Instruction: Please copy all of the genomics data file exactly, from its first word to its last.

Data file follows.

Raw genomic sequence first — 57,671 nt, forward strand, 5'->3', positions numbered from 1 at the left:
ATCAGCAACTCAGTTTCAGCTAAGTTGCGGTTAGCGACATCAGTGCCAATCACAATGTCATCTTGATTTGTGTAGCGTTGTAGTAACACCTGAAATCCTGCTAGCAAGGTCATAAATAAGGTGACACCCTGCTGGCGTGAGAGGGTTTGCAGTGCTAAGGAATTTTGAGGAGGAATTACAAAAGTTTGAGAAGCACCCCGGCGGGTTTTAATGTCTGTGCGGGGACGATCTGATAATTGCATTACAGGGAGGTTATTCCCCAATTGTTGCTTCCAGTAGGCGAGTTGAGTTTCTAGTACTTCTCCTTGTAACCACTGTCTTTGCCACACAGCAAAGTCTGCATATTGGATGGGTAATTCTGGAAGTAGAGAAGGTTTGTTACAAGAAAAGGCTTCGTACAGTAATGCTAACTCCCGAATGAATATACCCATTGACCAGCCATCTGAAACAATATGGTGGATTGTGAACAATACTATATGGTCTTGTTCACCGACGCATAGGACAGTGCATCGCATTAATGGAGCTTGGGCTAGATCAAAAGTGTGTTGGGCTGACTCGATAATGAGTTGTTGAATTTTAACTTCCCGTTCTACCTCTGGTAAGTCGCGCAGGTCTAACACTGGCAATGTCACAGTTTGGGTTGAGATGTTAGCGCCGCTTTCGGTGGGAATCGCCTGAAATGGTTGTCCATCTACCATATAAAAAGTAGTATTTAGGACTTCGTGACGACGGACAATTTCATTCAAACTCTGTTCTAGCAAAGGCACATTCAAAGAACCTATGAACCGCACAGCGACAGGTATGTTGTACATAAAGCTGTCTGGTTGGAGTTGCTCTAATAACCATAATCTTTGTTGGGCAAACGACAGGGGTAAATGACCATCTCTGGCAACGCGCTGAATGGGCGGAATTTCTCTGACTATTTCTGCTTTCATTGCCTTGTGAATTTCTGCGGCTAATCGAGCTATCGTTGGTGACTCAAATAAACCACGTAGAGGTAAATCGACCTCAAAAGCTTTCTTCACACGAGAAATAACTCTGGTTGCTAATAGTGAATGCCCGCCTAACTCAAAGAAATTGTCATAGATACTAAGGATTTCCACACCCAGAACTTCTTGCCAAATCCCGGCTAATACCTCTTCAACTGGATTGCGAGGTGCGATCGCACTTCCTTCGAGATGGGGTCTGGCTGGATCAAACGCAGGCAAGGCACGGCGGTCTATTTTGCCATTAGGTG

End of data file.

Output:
Raw genomic sequence first — 57,671 nt, forward strand, 5'->3', positions numbered from 1 at the left:
ATCAGCAACTCAGTTTCAGCTAAGTTGCGGTTAGCGACATCAGTGCCAATCACAATGTCATCTTGATTTGTGTAGCGTTGTAGTAACACCTGAAATCCTGCTAGCAAGGTCATAAATAAGGTGACACCCTGCTGGCGTGAGAGGGTTTGCAGTGCTAAGGAATTTTGAGGAGGAATTACAAAAGTTTGAGAAGCACCCCGGCGGGTTTTAATGTCTGTGCGGGGACGATCTGATAATTGCATTACAGGGAGGTTATTCCCCAATTGTTGCTTCCAGTAGGCGAGTTGAGTTTCTAGTACTTCTCCTTGTAACCACTGTCTTTGCCACACAGCAAAGTCTGCATATTGGATGGGTAATTCTGGAAGTAGAGAAGGTTTGTTACAAGAAAAGGCTTCGTACAGTAATGCTAACTCCCGAATGAATATACCCATTGACCAGCCATCTGAAACAATATGGTGGATTGTGAACAATACTATATGGTCTTGTTCACCGACGCATAGGACAGTGCATCGCATTAATGGAGCTTGGGCTAGATCAAAAGTGTGTTGGGCTGACTCGATAATGAGTTGTTGAATTTTAACTTCCCGTTCTACCTCTGGTAAGTCGCGCAGGTCTAACACTGGCAATGTCACAGTTTGGGTTGAGATGTTAGCGCCGCTTTCGGTGGGAATCGCCTGAAATGGTTGTCCATCTACCATATAAAAAGTAGTATTTAGGACTTCGTGACGACGGACAATTTCATTCAAACTCTGTTCTAGCAAAGGCACATTCAAAGAACCTATGAACCGCACAGCGACAGGTATGTTGTACATAAAGCTGTCTGGTTGGAGTTGCTCTAATAACCATAATCTTTGTTGGGCAAACGACAGGGGTAAATGACCATCTCTGGCAACGCGCTGAATGGGCGGAATTTCTCTGACTATTTCTGCTTTCATTGCCTTGTGAATTTCTGCGGCTAATCGAGCTATCGTTGGTGACTCAAATAAACCACGTAGAGGTAAATCGACCTCAAAAGCTTTCTTCACACGAGAAATAACTCTGGTTGCTAATAGTGAATGCCCGCCTAACTCAAAGAAATTGTCATAGATACTAAGGATTTCCACACCCAGAACTTCTTGCCAAATCCCGGCTAATACCTCTTCAACTGGATTGCGAGGTGCGATCGCACTTCCTTCGAGATGGGGTCTGGCTGGATCAAACGCAGGCAAGGCACGGCGGTCTATTTTGCCATTAGGTG